By Sarah Dobson
The number of people suffering from Parkinson’s disease may double in the next 35 years, according to a recent report, with obvious implications for the workplace.
An aging population, declining smoking rates and increasing industrialization are factors that could see the number of those affected rise to 12 million worldwide by 2040 — from six million today, said the supplement in the Journal of Parkinson’s Disease.
The prevalence of the neurodegenerative disease is certainly growing, said Neli Gontier, education and training specialist at Parkinson Canada.
“We anticipate — and it may be a factor of an aging society — that the numbers are definitely going to increase. There are more seniors today than there ever have been in history of humankind; people are living longer.”
That of course will impact many people in the workplace, particularly as workers continue to push out the age of retirement.
“Parkinson’s is increasing at the same rate as Alzheimer’s,” said Gontier. “And for Parkinson’s disease, it’s not just about the numbers of people… it’s the impact, the severity and the length of time with which people live with this chronic disease that has such tremendous socioeconomic impact on their lives and the lives of their caregivers and their families.”
Parkinson’s is characterized by slowness of movement, rigidity, tremor and postural instability, according to Parkinson Canada. Non-motor symptoms can include a change in taste and smell; choking and swallowing difficulties; nausea and vomiting; constipation and bladder dysfunction; dementia and cognitive impairment; excessive daytime sleepiness; and double vision.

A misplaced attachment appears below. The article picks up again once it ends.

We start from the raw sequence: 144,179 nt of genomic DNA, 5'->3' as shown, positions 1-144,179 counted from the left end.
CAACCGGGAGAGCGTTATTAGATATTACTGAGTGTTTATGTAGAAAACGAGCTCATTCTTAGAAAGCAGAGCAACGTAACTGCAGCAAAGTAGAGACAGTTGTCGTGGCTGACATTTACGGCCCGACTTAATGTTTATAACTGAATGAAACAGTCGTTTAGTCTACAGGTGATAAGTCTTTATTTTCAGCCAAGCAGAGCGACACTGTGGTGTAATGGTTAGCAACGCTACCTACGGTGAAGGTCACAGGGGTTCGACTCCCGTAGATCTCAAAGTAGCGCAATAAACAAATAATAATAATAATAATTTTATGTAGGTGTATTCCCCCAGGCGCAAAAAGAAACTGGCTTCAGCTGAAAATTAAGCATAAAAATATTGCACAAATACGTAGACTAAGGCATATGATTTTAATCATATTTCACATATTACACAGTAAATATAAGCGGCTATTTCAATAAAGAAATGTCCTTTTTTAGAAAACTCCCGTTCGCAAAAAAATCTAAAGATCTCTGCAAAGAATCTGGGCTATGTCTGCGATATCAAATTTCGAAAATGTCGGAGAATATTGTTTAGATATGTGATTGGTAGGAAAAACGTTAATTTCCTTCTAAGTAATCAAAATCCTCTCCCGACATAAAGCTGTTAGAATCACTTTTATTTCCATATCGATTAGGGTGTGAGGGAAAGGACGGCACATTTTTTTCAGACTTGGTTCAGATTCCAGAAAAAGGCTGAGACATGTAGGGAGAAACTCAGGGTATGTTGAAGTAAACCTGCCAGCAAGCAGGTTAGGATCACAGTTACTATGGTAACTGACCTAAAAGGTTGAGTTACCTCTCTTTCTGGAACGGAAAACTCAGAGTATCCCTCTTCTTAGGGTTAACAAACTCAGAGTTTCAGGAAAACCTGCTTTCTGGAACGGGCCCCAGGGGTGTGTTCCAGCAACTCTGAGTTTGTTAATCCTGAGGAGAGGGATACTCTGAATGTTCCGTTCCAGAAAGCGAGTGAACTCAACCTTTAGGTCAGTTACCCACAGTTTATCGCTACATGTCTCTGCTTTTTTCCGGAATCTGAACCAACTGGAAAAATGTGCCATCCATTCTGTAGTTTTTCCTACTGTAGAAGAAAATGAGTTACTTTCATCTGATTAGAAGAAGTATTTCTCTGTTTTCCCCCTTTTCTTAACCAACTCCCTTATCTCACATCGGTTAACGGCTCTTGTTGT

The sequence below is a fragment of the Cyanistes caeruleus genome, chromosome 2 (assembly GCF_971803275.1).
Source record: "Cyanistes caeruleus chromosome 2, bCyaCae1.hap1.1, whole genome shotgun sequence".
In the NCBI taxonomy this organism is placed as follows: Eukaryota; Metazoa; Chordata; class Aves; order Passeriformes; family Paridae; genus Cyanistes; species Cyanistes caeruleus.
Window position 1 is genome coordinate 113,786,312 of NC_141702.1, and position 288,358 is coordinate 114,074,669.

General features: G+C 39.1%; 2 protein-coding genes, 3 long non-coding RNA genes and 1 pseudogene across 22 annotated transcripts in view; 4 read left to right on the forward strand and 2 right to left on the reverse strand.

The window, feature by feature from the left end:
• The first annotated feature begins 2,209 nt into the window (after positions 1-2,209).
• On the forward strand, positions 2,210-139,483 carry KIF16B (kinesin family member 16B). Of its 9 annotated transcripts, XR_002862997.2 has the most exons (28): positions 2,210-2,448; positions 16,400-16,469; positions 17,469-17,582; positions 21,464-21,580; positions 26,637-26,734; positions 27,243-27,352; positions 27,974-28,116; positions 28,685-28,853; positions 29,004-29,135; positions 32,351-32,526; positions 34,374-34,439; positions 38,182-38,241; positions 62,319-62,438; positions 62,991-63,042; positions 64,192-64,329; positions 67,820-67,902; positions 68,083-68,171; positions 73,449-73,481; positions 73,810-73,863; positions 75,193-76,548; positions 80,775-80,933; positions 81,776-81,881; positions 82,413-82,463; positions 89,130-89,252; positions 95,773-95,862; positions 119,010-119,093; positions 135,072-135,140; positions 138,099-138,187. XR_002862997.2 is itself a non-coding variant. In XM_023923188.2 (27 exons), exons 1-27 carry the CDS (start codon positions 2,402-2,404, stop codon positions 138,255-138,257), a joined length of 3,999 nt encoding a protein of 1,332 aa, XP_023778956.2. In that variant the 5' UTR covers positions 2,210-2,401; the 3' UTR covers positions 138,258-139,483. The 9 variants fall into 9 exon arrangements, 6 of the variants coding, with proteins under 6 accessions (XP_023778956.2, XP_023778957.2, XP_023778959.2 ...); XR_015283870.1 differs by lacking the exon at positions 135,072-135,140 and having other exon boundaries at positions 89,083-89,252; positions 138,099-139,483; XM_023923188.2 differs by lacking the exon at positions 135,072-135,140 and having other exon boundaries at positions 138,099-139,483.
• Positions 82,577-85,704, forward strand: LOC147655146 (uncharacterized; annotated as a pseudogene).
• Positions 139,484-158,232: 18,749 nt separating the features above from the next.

Depression is another common non-motor symptoms of Parkinson’s disease, said Gontier.
“There are so many systems affected, and these are the causes behind what we call invisible disabilities. And that’s where the workplace comes in, because these are disabilities that are unseen, not easily perceived or immediately perceived and, therefore, it’s hard to know they’re there, hard to understand the need for accommodation or how to accommodate that need.”
A lot of people with Parkinson’s say they are fatigued more easily, so that can impact their work, said Rehnuma Kamal, service development officer at Parkinson Québec in Montreal. People may also have trouble concentrating or have slower movements.
The prognosis can vary by individual, she said.
“For instance, someone who got the diagnosis at 60 may have Parkinson’s disease for 15, 20 years without any day-to-day problems because the medication will be able to control the symptoms well; but in another case, someone of the same age may see the disease progress more rapidly, so it really depends.”
Parkinson’s is chronic so people can live decades with the illness, said Gontier.
“However, Parkinson’s is complex. There are many symptoms and they worsen over time. We’ve had advances in the treatment of Parkinson’s — although we rely firsthand on medications, there’s deep brain stimulation, there are pumps that give a constant dose of Levodopa directly into the intestine.”
There are several ways a workplace can be adjusted to accommodate a person with Parkinson’s, such as changing the ergonomics of a desk for rigidity issues, or letting a worker sit instead of stand if there is postural instability. For vision challenges, a large screen can help, said Gontier.
“If they are suffering with fatigue or a low voice, which is very common with Parkinson’s, the voice does deteriorate over time, people are… unable to speak loudly… so (employers can) provide a microphone,” she said.
“It can be in the form of something as simple as a modification, so… if the person has difficult walking or slowness, you may want to — depending on their task or job responsibilities — have them work in an area where they don’t have to walk long distances.”’
Flex hours can also support people with Parkinson’s, as the medications wear off during the night, said Gontier, so they can be rather stiff in the morning before they take their first dose.
Similarly, reduced work schedules or remote work can help, along with providing more breaks, said Kamal.
“Stress, anxiety, fatigue have a tendency to exaggerate certain symptoms of the disease.”